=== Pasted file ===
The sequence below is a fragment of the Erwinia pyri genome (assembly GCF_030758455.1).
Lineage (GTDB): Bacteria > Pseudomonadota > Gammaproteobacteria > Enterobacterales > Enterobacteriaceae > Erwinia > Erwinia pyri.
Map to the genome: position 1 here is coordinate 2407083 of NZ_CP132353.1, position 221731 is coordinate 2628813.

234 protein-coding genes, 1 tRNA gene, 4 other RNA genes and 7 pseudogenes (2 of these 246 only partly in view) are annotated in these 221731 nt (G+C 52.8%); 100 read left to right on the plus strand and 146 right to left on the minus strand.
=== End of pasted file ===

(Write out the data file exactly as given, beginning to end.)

The sequence below is a fragment of the Erwinia pyri genome (assembly GCF_030758455.1).
Lineage (GTDB): Bacteria > Pseudomonadota > Gammaproteobacteria > Enterobacterales > Enterobacteriaceae > Erwinia > Erwinia pyri.
Map to the genome: position 1 here is coordinate 2407083 of NZ_CP132353.1, position 221731 is coordinate 2628813.

234 protein-coding genes, 1 tRNA gene, 4 other RNA genes and 7 pseudogenes (2 of these 246 only partly in view) are annotated in these 221731 nt (G+C 52.8%); 100 read left to right on the plus strand and 146 right to left on the minus strand.